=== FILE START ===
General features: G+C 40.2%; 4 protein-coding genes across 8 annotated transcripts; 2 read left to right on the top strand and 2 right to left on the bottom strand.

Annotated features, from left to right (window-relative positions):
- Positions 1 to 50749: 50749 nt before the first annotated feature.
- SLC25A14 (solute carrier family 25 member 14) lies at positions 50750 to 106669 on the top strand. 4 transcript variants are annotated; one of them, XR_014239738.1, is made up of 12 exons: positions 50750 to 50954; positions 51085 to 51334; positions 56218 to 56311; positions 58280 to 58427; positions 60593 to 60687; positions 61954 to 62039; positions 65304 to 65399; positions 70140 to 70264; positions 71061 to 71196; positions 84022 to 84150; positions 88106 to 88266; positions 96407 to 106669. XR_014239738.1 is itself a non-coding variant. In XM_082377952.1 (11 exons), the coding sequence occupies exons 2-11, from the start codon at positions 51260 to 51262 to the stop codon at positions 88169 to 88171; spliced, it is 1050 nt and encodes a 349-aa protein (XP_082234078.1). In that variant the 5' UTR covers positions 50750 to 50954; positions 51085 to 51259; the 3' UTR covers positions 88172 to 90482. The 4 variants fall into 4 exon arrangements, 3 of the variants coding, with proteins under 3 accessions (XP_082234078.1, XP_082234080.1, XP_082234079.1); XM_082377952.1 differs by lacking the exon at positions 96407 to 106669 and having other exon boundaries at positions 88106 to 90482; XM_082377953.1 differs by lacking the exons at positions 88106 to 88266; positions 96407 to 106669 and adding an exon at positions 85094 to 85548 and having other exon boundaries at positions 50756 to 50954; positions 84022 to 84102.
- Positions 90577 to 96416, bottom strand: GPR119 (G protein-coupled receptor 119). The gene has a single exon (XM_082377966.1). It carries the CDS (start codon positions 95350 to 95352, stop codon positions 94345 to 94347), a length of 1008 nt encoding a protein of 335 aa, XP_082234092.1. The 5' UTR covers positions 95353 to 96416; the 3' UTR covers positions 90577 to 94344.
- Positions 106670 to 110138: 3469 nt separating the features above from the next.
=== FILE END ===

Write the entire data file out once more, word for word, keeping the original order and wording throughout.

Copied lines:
General features: G+C 40.2%; 4 protein-coding genes across 8 annotated transcripts; 2 read left to right on the top strand and 2 right to left on the bottom strand.

Annotated features, from left to right (window-relative positions):
- Positions 1 to 50749: 50749 nt before the first annotated feature.
- SLC25A14 (solute carrier family 25 member 14) lies at positions 50750 to 106669 on the top strand. 4 transcript variants are annotated; one of them, XR_014239738.1, is made up of 12 exons: positions 50750 to 50954; positions 51085 to 51334; positions 56218 to 56311; positions 58280 to 58427; positions 60593 to 60687; positions 61954 to 62039; positions 65304 to 65399; positions 70140 to 70264; positions 71061 to 71196; positions 84022 to 84150; positions 88106 to 88266; positions 96407 to 106669. XR_014239738.1 is itself a non-coding variant. In XM_082377952.1 (11 exons), the coding sequence occupies exons 2-11, from the start codon at positions 51260 to 51262 to the stop codon at positions 88169 to 88171; spliced, it is 1050 nt and encodes a 349-aa protein (XP_082234078.1). In that variant the 5' UTR covers positions 50750 to 50954; positions 51085 to 51259; the 3' UTR covers positions 88172 to 90482. The 4 variants fall into 4 exon arrangements, 3 of the variants coding, with proteins under 3 accessions (XP_082234078.1, XP_082234080.1, XP_082234079.1); XM_082377952.1 differs by lacking the exon at positions 96407 to 106669 and having other exon boundaries at positions 88106 to 90482; XM_082377953.1 differs by lacking the exons at positions 88106 to 88266; positions 96407 to 106669 and adding an exon at positions 85094 to 85548 and having other exon boundaries at positions 50756 to 50954; positions 84022 to 84102.
- Positions 90577 to 96416, bottom strand: GPR119 (G protein-coupled receptor 119). The gene has a single exon (XM_082377966.1). It carries the CDS (start codon positions 95350 to 95352, stop codon positions 94345 to 94347), a length of 1008 nt encoding a protein of 335 aa, XP_082234092.1. The 5' UTR covers positions 95353 to 96416; the 3' UTR covers positions 90577 to 94344.
- Positions 106670 to 110138: 3469 nt separating the features above from the next.